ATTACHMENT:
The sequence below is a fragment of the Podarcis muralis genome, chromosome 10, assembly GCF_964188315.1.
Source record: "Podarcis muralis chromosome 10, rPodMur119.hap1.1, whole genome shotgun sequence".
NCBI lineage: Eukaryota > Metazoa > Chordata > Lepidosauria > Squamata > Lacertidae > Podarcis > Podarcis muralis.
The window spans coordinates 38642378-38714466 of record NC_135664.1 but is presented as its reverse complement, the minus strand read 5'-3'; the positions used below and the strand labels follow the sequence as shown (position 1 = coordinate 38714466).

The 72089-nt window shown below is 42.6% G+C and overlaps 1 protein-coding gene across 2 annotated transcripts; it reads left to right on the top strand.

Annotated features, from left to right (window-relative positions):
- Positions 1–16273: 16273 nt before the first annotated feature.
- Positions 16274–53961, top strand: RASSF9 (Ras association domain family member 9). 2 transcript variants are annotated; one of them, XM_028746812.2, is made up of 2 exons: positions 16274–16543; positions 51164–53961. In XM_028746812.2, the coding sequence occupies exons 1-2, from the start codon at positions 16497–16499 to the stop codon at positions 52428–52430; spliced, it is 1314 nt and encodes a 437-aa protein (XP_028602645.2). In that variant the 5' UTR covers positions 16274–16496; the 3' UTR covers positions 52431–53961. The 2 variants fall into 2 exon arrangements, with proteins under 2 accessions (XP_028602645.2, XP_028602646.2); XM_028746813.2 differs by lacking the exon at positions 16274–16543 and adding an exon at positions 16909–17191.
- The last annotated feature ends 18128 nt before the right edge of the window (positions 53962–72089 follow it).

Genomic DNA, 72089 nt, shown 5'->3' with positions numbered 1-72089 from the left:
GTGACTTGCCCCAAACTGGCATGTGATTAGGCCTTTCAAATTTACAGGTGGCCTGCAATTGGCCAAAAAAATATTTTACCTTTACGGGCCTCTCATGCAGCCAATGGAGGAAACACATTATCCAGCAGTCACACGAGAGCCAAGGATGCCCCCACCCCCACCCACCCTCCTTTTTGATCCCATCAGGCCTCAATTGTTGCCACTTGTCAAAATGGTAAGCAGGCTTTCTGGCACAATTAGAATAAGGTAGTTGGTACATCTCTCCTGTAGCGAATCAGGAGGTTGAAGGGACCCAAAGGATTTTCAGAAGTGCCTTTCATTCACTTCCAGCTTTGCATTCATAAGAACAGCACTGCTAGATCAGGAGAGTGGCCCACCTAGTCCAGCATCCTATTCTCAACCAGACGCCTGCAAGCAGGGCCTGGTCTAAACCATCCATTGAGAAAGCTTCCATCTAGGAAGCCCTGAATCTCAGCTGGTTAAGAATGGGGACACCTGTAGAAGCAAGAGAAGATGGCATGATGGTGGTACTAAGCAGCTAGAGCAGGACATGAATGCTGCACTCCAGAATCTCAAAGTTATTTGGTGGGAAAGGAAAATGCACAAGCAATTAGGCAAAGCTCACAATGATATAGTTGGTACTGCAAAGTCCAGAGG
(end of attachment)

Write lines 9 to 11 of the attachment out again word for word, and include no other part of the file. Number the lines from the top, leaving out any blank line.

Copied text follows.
- The last annotated feature ends 18128 nt before the right edge of the window (positions 53962–72089 follow it).

Genomic DNA, 72089 nt, shown 5'->3' with positions numbered 1-72089 from the left:
GTGACTTGCCCCAAACTGGCATGTGATTAGGCCTTTCAAATTTACAGGTGGCCTGCAATTGGCCAAAAAAATATTTTACCTTTACGGGCCTCTCATGCAGCCAATGGAGGAAACACATTATCCAGCAGTCACACGAGAGCCAAGGATGCCCCCACCCCCACCCACCCTCCTTTTTGATCCCATCAGGCCTCAATTGTTGCCACTTGTCAAAATGGTAAGCAGGCTTTCTGGCACAATTAGAATAAGGTAGTTGGTACATCTCTCCTGTAGCGAATCAGGAGGTTGAAGGGACCCAAAGGATTTTCAGAAGTGCCTTTCATTCACTTCCAGCTTTGCATTCATAAGAACAGCACTGCTAGATCAGGAGAGTGGCCCACCTAGTCCAGCATCCTATTCTCAACCAGACGCCTGCAAGCAGGGCCTGGTCTAAACCATCCATTGAGAAAGCTTCCATCTAGGAAGCCCTGAATCTCAGCTGGTTAAGAATGGGGACACCTGTAGAAGCAAGAGAAGATGGCATGATGGTGGTACTAAGCAGCTAGAGCAGGACATGAATGCTGCACTCCAGAATCTCAAAGTTATTTGGTGGGAAAGGAAAATGCACAAGCAATTAGGCAAAGCTCACAATGATATAGTTGGTACTGCAAAGTCCAGAGG